Sulphur, the Earth’s Coolant

The Kawah Ijen, or Ijen Crater in East Java is an active sulphur volcano that emits stunning electric blue flames at night (Image © 123RF)

A natural climate changer

By Carl-Bernd Kaehlig

When I climbed the top of Indonesia’s highest volcano, Gunung Kerinci (3805m) in West Sumatra, I gasped for oxygen. Then as I neared the top’s crater, the smell of rotten eggs hit my nose. What had caused this terrible odour? It had come from a column of steam rising from the crater and wafting over the edge towards us hikers. The mucus membranes of our eyes, mouth and ears itched unbearably.

What’s that smell?

In chemical terms the cause of this smell and itch is hydrogen sulphide (H2S). Minor quantities are simply irritating, but – and this may come as a surprise – in large volumes H2S becomes odourless as it numbs the receptors in our noses and becomes lethal in a matter of seconds.

Gases play a major role in the eruptions of volcanoes, and sulphur dioxide (SO2) is an important one. If enough gases accumulate in the magma chamber of a volcano, the material in the vent blocking the gas may then be belched out, taking at times the whole top off a volcano like the proverbial cork popping out of a champagne bottle.

The biggest eruption in recorded history was right here in Indonesia’s Gunung Tambora. It happened in 1815, and this volcano on the island of Sumbawa was estimated to be about 4200m before the eruption. It now stands at 2850m.

This was followed by the Krakatau eruption in 1883 in the Sunda Strait, which was estimated to be about 2000m high before the eruption – resulting in a 300-metre deep underwater crater. Between the two, Gunung Tambora’s eruption catapulted about 150 km³ of volcanic material into the air, about eight times more than the Krakatau.

The acidic crater lake of Ijen is one kilometre wide and turquoise in colour (Image © 123RF)

Volcanic eruptions and climate change

During huge eruptions, particles reach the stratosphere as high as 20 kilometres, and it has taken some time and advanced scientific research to find a strong connection between volcanic eruptions and climate change. It was apparently Benjamin Franklin, one of America’s founding fathers who first suggested the link in 1783. His idea was further worked out by, among others, W.J. Humphreys from the American Weather Bureau between the years 1914 to 1920, leading them to suggest that Gunung Tambora’s eruption caused “The Year Without Summer” in 1816.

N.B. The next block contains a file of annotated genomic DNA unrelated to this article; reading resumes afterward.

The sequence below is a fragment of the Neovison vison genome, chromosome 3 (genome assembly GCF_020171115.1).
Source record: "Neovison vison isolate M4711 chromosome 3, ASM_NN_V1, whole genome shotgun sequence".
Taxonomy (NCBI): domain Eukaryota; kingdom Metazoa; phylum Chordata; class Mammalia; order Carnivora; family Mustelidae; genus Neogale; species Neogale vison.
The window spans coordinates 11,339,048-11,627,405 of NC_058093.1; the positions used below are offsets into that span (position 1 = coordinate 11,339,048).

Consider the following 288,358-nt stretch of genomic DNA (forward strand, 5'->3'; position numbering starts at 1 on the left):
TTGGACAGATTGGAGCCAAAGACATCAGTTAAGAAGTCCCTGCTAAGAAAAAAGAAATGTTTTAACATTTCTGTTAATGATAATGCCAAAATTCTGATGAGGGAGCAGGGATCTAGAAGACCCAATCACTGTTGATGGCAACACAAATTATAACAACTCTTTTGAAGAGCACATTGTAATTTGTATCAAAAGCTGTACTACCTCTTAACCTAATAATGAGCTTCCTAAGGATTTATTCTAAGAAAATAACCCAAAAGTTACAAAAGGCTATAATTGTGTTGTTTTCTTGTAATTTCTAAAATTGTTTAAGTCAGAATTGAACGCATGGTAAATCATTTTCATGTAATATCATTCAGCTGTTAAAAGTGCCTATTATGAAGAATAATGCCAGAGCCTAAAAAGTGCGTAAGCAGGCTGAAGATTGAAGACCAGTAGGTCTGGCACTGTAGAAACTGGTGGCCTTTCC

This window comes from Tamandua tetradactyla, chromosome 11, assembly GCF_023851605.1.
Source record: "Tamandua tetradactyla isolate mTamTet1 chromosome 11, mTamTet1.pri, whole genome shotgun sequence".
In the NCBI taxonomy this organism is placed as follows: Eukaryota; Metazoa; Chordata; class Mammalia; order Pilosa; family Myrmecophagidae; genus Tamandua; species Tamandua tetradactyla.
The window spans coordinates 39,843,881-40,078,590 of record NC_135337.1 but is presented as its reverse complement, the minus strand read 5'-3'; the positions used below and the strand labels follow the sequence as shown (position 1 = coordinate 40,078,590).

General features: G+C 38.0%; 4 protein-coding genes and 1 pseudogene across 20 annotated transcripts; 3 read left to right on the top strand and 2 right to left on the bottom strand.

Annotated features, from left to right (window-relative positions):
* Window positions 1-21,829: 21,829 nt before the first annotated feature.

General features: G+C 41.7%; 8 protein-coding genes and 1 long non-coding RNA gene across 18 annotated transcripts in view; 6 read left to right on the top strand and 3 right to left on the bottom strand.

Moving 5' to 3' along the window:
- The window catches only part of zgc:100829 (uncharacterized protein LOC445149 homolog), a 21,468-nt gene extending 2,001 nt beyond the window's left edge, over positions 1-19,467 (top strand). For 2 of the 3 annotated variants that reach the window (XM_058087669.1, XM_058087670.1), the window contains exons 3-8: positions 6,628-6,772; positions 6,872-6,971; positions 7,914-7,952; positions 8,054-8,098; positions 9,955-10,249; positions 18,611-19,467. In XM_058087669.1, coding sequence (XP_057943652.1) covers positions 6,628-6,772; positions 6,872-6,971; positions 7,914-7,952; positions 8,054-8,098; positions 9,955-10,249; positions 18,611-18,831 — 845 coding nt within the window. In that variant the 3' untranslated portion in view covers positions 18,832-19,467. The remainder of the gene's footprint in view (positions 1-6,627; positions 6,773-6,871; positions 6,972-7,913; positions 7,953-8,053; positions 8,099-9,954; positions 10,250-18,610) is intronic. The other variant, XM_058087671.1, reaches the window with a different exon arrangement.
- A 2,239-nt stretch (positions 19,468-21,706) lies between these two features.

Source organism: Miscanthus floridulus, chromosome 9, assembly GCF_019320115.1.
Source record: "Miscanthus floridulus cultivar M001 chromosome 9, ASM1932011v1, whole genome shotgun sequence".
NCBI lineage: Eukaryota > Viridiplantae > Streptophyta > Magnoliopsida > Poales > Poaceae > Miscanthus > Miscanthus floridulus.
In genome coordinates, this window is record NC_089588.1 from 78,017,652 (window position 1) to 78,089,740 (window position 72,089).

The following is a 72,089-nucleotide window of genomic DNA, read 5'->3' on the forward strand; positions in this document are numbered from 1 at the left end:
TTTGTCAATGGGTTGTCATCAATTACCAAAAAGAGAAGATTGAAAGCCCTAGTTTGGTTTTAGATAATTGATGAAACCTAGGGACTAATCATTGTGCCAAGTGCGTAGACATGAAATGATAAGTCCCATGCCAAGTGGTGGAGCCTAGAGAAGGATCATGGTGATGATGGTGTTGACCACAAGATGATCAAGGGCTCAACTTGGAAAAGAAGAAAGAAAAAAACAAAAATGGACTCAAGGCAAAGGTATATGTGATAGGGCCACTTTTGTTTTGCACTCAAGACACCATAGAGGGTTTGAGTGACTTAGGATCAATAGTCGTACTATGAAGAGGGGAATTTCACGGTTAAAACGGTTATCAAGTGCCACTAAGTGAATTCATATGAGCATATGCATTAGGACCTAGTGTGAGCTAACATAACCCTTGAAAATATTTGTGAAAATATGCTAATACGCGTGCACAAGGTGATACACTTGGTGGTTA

The link between the 1815 eruption and epidemics in various parts of the world were made. In the vicinity of Sumbawa there were no rice harvests for about five years and many wells were polluted by the eruption’s ash.

Further afield in the United States, the temperature dropped by an average of up to 2°C leading to snowfall in the summer, droughts and crop failures with ensuing famines and larger-than-usual migrations from Europe to the United States for at least two years after the eruption.

Veil of sulphur

Apart from dust particles creating a sort of stratospheric dust veil, it is also argued that the large volume of sulphur dioxide (SO2) released into the stratosphere was the main reason for this climate change after 1815.

Sulphur dioxide is easily transformed into sulphate ions, negatively-charged particles made up of sulphur and oxygen atoms. Such atoms easily “team up” with water vapour, creating miniscule droplets or aerosols of sulphuric acids (H2SO4). This chemical process creates a veil of sulphur that strongly reflects the sunrays.

In the case of Gunung Tambora, this aerosol effect was visible in 1816 and 1817, when magnificent sunsets were created, which was believed to inspire the romantic sunset paintings of English painter J.M.W. Turner. Even the ice cores from the Arctic, which had marks like tree rings, were later confirmed to be a result of increased sulphur levels from that period.

Wind back 74,000 years ago to the mega-colossal eruptions of Sumatra’s Toba, which almost brought mankind to extinction, and you’ll see that a prolonged period of sulphur layer in the air probably led to the Earth’s cooling by 3–5°C over the six to ten years that followed thereafter.

A sulphur miner at Kawah Ijen protecting himself from sulphur dioxide (SO2) emissions (Image © 123RF)

A natural coolant

Sulphur in its various forms is not simply a “bad element” on Earth. Sulphuric acid may be highly corrosive and soluble, but it is also strongly dehydrating and oxidising.

Today, in Indonesia’s Kawah Ijen (Ijen Crater) in East Java, traditional sulphur mining is still practiced. It is here that the good and the “evils” of sulphur can be observed in its various forms. Breathing in sulphuric steam all day long damages the lungs of the miners and sulphur carriers, who make the perilous journey up and down the crater on a daily basis. All this is done for the sake of sulphur’s many positive applications in daily life, from bleaching sugar to producing nickel to the manufacturing of medicine for skin diseases, amongst others.

Sulphur as a temporary coolant of the Earth’s atmosphere may also one day be used as a geo-engineering solution to counter the greenhouse effects of carbon dioxide (CO2), which are also released during eruptions.

The causes of climate change are complex and its solution may not be as simple as injecting sulphur dioxide into the air to bring down the temperature – as one injects medicine to cool down a fever – but the solution is one that is not improbable.

For more stories and photos, check out Asian Geographic Issue 117.


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